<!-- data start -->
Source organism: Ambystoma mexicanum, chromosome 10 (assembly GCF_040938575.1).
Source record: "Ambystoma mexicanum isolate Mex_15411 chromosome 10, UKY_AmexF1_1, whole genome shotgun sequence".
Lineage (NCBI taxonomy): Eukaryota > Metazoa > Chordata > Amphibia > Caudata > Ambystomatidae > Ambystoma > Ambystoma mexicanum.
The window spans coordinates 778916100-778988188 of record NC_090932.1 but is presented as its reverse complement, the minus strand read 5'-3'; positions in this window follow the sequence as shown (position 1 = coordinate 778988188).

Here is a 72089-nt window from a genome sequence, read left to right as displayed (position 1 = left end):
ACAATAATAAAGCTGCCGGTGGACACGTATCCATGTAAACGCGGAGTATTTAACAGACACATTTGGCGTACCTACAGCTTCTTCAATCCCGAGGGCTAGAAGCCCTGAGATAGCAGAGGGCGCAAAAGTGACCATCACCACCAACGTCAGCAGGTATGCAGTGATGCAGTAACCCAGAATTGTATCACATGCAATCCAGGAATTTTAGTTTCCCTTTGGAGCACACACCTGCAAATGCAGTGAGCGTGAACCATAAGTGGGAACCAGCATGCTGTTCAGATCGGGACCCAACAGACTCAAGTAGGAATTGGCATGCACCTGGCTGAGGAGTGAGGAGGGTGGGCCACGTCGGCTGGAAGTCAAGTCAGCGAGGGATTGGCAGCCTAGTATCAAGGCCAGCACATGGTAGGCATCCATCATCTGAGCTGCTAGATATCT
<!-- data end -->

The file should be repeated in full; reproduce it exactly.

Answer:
Source organism: Ambystoma mexicanum, chromosome 10 (assembly GCF_040938575.1).
Source record: "Ambystoma mexicanum isolate Mex_15411 chromosome 10, UKY_AmexF1_1, whole genome shotgun sequence".
Lineage (NCBI taxonomy): Eukaryota > Metazoa > Chordata > Amphibia > Caudata > Ambystomatidae > Ambystoma > Ambystoma mexicanum.
The window spans coordinates 778916100-778988188 of record NC_090932.1 but is presented as its reverse complement, the minus strand read 5'-3'; positions in this window follow the sequence as shown (position 1 = coordinate 778988188).

Here is a 72089-nt window from a genome sequence, read left to right as displayed (position 1 = left end):
ACAATAATAAAGCTGCCGGTGGACACGTATCCATGTAAACGCGGAGTATTTAACAGACACATTTGGCGTACCTACAGCTTCTTCAATCCCGAGGGCTAGAAGCCCTGAGATAGCAGAGGGCGCAAAAGTGACCATCACCACCAACGTCAGCAGGTATGCAGTGATGCAGTAACCCAGAATTGTATCACATGCAATCCAGGAATTTTAGTTTCCCTTTGGAGCACACACCTGCAAATGCAGTGAGCGTGAACCATAAGTGGGAACCAGCATGCTGTTCAGATCGGGACCCAACAGACTCAAGTAGGAATTGGCATGCACCTGGCTGAGGAGTGAGGAGGGTGGGCCACGTCGGCTGGAAGTCAAGTCAGCGAGGGATTGGCAGCCTAGTATCAAGGCCAGCACATGGTAGGCATCCATCATCTGAGCTGCTAGATATCT